Immovable properties may include the matrimonial or family home, commercial or industrial properties. Equities can be listed or unlisted on the stock exchange.
Lack of safeguards
These may result in the following situations:
Loss of assets due to debt.
Disputes over ownership.
Disputes over the distribution of assets in a deceased estate. At times there could be more than one spouse or set of children.
Unauthorised disposal of or disputes over assets held indirectly through special purpose vehicles or other people such as relatives or friends.
Loss of value through separation or divorce.
To mitigate against the above and other pitfalls, there are measures one might implement. Some of the safeguards, simple as they appear, are never implemented.
Avoid procrastinating. Decide, implement and safe-keep documents.
Professional advice: Seek financial and legal assistance before undertaking a material transaction.
Title deeds: Target immovable properties with title deeds. Pay your conveyancer and ensure timely finalisation of property transfer. Carefully choose the person to register as owner. For example, a matrimonial home can be registered in the name of one or both spouses, family trust, company or children.
Cession: Where a property is held under cession ensure all the necessary cession documents are in place. Many properties such as in high density suburbs are on cession or rent to buy. Where possible engage lawyers to obtain title deeds.
Shareholding: Carry a due diligence on your prospective business partners. In joint shareholding with for example relatives, friends or business associates ensure, on consummation, that there are shareholding agreements, share certificates, etc.
Assets held indirectly: This is common with properties and shares held through for example children or friends. Have safeguards to retain ownership or control.
Valid agreements: Generally for business arrangements including dealership, agency or distributorship ensure the existence of valid signed agreements.
Read documents: Have a culture of reading contracts or agreements before signing.
Valid lease agreements: For leased premises ensure there is a valid lease agreement, preferably a long one. Avoid making major improvements, such as permanent structures, thereon without agreeing with the lessor.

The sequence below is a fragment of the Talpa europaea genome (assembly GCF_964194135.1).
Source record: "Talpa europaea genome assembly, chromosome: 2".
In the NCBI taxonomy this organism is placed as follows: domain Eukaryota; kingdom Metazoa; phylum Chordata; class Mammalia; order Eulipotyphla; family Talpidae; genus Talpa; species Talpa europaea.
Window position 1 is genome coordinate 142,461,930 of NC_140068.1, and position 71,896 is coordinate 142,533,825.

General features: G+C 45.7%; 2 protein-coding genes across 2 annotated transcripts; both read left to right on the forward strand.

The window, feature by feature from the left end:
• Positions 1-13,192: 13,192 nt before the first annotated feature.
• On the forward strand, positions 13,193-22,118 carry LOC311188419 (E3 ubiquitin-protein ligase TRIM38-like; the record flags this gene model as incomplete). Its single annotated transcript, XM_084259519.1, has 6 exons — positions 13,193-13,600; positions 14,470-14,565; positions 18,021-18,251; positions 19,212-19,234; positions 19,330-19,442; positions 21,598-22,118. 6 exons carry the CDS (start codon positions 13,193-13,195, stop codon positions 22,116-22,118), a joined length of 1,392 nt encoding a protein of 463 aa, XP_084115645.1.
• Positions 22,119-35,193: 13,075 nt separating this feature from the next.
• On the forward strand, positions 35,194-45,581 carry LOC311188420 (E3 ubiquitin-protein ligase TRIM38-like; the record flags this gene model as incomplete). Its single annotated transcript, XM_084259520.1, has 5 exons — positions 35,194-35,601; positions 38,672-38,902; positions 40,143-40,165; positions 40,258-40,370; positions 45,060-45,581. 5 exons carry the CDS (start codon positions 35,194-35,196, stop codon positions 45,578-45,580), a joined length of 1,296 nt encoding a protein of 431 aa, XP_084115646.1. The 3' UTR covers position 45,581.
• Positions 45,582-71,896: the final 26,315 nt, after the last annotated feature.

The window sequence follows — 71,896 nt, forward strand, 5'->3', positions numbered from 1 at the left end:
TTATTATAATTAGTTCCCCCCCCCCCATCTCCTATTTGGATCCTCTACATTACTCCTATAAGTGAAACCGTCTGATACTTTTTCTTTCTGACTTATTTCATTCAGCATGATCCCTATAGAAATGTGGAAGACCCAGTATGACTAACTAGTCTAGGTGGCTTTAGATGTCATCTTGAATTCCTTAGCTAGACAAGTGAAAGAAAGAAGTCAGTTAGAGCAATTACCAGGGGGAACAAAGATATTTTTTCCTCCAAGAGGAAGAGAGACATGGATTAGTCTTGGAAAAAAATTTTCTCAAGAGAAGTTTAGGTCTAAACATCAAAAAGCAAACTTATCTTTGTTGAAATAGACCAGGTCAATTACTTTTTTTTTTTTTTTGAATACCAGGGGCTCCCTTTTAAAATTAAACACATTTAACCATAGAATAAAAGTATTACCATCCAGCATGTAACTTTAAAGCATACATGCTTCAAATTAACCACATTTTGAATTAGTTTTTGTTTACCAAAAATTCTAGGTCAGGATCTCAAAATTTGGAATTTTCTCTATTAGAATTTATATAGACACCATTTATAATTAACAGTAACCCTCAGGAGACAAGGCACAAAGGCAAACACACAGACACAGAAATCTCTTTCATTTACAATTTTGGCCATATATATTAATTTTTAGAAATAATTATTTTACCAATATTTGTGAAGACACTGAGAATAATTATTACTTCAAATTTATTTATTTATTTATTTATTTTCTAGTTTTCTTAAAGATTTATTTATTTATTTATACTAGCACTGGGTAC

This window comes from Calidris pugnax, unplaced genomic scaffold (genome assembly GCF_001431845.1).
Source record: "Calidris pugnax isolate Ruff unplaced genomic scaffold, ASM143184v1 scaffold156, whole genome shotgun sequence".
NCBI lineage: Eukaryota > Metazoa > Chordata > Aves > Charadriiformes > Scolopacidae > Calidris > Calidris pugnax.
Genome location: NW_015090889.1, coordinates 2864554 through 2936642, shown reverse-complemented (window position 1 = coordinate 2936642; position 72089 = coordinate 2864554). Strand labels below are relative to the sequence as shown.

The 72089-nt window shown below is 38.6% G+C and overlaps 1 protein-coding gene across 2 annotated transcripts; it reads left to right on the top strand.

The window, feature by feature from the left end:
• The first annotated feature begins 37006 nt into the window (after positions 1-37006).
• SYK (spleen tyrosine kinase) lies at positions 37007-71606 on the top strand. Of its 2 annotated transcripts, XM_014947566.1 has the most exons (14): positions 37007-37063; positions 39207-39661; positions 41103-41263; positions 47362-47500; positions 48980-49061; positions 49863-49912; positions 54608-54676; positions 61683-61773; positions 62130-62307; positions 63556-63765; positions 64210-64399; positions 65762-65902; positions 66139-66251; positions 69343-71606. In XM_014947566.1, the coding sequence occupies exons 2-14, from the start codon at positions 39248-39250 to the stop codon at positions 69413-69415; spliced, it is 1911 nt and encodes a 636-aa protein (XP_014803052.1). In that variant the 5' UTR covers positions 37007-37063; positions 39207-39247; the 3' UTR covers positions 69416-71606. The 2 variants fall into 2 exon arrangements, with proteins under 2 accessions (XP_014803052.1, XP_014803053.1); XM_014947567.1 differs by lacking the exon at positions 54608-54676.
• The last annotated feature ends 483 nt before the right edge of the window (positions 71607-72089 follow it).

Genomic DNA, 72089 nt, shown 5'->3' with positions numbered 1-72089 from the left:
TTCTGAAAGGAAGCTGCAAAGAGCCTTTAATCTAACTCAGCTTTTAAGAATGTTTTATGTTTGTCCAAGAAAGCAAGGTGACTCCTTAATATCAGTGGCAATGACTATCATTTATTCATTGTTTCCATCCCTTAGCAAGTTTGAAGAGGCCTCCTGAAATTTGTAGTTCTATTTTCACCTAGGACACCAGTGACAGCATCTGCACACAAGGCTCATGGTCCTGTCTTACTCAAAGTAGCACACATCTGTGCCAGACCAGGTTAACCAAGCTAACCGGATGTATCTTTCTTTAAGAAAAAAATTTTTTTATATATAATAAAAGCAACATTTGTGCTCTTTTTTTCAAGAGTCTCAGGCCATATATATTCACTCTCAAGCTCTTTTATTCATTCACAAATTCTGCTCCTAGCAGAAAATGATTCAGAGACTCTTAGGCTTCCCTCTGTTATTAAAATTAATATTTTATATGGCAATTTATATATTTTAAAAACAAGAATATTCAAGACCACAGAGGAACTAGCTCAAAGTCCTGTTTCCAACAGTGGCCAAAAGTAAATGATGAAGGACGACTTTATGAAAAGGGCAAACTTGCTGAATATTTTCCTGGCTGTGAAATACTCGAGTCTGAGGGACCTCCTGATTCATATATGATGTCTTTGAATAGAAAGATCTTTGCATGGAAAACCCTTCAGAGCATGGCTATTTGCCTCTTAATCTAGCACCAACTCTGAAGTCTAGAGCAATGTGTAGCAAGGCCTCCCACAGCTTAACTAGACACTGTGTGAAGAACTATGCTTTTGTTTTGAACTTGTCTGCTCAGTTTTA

Joint ventures: Carefully structure a joint venture arrangement to ensure that you do not lose control of assets or income streams or other rights.
Wills: To minimise disputes over assets in a deceased estate, people are advised to write wills. Sadly, many people including prominent ones pass on without leaving behind valid wills and estates are then resolved in terms of the general laws of succession. It becomes complex where different spouses and children are involved. The Marriages Bill may address some of the issues when it becomes law.
Financial emergencies: Such situations may include medical, litigation, loss of employment, struggling business, bad business transaction, accident, etc. Act swiftly to minimise financial damage. Do not ignore legal processes. To cater for emergencies maintain a balanced portfolio of liquid, semi- liquid and non- liquid assets. Also avoid exposing all your assets to debt but maybe a certain portion or class. Safeguard your family home.
Life commitments. Provide for major life commitments such as school and university fees.
Lifestyle: Lifestyle, especially entertainment, plays a significant role in preserving assets. Lifestyle and entertainment pitched too high relative to income or not adjusted during difficult times can be destructive through debt and asset disposals.
Incapacitation of key person: Incapacitation of a bread winner, major shareholder or driving force behind a family business can be devastating. Have clear succession or business continuity plans.
Separation and divorce: Engage, negotiate settlement to preserve assets.
Mergers and acquisitions: If not properly done or done without full due diligence on the other party such deals can be disastrous. This can destroy assets and one’s source of income.